What Are The Healthiest Leafy Greens?

If you use the personal training services of Biofit Performance in Oviedo, FL, or come to the group classes, you know we emphasize both diet and exercise to improve fitness. While all types of fruits and vegetables are important, greens are at the top of the list. Many people fail to get adequate amounts. They consume a salad that contains mostly iceberg lettuce and think they’ve had their greens for the day. While there’s nothing wrong with including iceberg lettuce in your diet, it’s not one of the healthiest leafy greens. With that said, don’t remove it, since it still is a valuable source of nutrients. Just add a few other leafy greens to ensure you get all the nutrients your body needs.

Kale is one of the most popular greens for healthy eating.

Kale is like the new kid on the nutritional block. It’s highly praised and has made its way to salads in higher end restaurants due to that new-found popularity. There’s good reason. Kale is filled with nutrients. Just one cup of raw kale has 684% of your daily value for vitamin K, 134% of the daily value of vitamin C and 206% of the daily value for vitamin A. It’s high in antioxidants, too. While you can eat kale both cooked and raw, it’s more nutrient-dense when consumed raw, since cooking reduces the amount of nutrients available.

Baby greens vs microgreens vs sprouts, what’s the difference?

Microgreens, sprouts and baby greens are all immature plants and all nutrient dense. The nutritional profile depends on the type of plant. However, microgreens are harvested far earlier, at about two weeks and baby greens are harvested at about four weeks. Sprouts are harvested even earlier than that, at about one week. Microgreens are more flavorful and taste more like the mature plant, while baby greens are actually more nutritious. Microgreens and sprouts have 40 times more nutrition than their full-grown brothers and sisters, yet baby greens still outperform them in the nutrient area. Sprouts tend to have the highest nutrient content. All three are good additions to salads, but the baby greens, since they provide more volume, can be the entire salad, not just sprinkled on for flavor.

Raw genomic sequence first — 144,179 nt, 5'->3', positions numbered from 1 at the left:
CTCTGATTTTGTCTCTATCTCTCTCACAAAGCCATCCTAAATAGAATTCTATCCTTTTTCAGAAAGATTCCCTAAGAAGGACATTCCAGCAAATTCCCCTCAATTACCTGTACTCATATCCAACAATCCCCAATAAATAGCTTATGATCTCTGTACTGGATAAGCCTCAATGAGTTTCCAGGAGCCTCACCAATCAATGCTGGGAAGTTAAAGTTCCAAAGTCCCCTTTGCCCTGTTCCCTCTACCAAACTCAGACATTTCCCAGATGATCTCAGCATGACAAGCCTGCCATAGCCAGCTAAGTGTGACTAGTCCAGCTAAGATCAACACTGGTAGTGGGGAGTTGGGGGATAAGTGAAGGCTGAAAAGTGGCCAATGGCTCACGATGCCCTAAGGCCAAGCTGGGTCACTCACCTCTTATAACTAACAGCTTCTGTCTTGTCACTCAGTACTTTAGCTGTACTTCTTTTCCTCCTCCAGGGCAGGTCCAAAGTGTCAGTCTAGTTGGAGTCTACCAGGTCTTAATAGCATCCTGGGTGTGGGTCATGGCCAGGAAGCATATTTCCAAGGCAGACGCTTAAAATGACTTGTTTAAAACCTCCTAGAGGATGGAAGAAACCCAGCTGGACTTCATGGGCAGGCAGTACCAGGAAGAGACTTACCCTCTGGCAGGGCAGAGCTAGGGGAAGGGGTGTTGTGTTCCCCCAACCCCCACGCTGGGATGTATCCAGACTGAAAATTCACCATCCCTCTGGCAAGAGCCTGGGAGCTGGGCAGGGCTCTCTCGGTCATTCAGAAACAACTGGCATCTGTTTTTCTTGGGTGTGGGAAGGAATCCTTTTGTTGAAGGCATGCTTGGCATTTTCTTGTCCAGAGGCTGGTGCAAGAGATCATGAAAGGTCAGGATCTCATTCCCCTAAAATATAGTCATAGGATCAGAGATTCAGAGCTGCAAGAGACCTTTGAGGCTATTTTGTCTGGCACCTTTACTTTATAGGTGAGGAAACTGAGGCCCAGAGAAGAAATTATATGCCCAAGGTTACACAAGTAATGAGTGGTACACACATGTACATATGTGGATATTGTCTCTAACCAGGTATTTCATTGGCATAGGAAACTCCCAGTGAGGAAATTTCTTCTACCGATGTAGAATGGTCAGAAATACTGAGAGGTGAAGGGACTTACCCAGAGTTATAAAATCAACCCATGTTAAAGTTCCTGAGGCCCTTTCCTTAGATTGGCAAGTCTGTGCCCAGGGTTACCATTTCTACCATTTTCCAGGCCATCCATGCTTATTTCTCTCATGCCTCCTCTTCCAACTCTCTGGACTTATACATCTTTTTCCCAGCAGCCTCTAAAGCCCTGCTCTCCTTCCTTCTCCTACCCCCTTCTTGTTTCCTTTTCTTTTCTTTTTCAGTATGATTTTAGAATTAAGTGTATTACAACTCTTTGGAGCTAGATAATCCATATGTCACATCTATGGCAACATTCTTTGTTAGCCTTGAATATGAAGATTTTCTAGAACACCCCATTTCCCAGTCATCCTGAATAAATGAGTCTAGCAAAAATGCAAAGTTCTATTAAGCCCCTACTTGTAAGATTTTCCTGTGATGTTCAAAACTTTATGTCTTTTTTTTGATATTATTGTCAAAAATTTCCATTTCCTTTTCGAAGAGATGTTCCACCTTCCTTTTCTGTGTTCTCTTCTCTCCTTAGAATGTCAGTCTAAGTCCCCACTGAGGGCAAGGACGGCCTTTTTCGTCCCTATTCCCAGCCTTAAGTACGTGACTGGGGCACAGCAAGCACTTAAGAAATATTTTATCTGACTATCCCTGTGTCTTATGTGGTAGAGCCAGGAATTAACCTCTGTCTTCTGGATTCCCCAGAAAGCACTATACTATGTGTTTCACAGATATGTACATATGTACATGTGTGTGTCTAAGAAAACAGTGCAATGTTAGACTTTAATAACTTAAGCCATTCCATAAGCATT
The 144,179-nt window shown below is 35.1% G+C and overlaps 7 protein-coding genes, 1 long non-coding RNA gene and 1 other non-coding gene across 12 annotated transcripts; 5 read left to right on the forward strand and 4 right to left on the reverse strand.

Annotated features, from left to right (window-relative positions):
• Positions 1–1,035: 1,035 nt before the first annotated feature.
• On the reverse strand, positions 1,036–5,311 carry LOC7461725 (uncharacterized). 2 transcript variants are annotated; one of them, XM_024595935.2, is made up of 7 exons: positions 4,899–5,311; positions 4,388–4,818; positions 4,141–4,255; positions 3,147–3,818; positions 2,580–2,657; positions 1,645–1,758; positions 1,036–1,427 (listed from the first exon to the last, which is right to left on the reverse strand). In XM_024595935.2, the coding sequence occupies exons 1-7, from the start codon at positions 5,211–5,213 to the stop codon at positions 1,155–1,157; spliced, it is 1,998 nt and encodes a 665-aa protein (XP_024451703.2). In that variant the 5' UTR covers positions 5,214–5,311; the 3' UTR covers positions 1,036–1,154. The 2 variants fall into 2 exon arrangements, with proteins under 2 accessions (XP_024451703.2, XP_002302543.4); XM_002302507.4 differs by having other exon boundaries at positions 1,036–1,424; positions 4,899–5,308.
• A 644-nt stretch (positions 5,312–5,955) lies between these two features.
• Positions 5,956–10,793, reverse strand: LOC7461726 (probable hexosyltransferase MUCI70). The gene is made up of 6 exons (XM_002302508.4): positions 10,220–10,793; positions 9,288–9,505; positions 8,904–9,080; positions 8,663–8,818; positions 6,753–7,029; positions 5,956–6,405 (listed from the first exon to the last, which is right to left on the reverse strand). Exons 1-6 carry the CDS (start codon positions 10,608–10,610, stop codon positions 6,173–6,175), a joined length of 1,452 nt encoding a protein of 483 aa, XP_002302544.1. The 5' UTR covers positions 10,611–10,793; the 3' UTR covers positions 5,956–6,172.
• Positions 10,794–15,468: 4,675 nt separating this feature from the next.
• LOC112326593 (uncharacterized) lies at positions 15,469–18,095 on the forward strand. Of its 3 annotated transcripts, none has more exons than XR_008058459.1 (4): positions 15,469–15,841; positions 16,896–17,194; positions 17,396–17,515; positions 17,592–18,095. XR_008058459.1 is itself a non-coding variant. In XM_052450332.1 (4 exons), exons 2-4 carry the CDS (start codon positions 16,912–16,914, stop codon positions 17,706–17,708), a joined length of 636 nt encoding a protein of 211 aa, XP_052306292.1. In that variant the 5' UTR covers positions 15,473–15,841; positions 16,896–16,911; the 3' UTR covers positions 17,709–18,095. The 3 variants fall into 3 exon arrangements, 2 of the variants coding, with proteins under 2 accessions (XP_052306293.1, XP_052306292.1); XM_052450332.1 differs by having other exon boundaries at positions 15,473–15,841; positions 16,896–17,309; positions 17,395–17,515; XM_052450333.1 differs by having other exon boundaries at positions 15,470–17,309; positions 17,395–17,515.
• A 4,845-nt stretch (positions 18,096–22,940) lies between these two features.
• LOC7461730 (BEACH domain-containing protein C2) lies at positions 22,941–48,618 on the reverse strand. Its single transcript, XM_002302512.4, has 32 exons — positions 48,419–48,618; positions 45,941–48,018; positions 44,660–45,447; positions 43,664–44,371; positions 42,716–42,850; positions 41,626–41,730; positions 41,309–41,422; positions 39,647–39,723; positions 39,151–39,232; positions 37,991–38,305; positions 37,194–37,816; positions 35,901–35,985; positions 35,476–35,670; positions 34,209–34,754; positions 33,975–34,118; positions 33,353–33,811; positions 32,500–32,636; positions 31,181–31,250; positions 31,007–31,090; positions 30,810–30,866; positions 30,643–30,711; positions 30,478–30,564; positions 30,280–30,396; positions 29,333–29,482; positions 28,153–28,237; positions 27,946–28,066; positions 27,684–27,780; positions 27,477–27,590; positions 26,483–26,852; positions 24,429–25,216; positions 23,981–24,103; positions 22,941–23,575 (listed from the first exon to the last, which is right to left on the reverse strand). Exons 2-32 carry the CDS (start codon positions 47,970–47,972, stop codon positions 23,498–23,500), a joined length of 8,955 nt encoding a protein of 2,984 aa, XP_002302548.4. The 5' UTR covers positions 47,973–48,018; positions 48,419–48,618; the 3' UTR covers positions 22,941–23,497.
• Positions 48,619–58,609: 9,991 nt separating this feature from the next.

Collard greens and spinach make the list of top nutrient-dense greens.

Collard greens are considered one of the highest in nutritional value. These loose-leaf greens are a bit bitter, so are traditionally cooked, rather than eaten raw. They’re close relatives to cabbage and kale and one of the best sources for vitamin K in the family of greens. Spinach is another popular vegetable and consuming baby spinach raw has become quite popular. It also has a high nutrient value, particularly when served raw. It contains almost 200% of the daily value for vitamin K, over half the daily value needed for vitamin A and 13% of the daily value for manganese. It also contains folate, which is important for pregnant mothers to prevent the birth defect, spinal bifida.

  • Whether white, green or purple, cabbage is nutritious. It’s in the same family as kale and Brussels sprouts. When you ferment cabbage to make sauerkraut, it boosts the nutrition with the probiotic benefits it contains.
  • While beets are considered a super food, beet greens are also packed with nutrition. They’re filled with antioxidants, vitamin A, K and fiber. You can add them to salads, sauté them or put them in soups.
  • If you’ve ever seen a leafy green with a red, white or yellow vein, it’s probably Swiss chard. It is high in minerals and vitamins A, C and K. It also contains syringic acid, a flavonoid, that may help to control blood sugar levels.
  • Bok choy, sometimes called Chinese cabbage, is a good source of selenium. Selenium is important for cognitive functioning, your immune system, thyroid functioning and may even help prevent cancer.

For more information, contact us today at BioFit Performance

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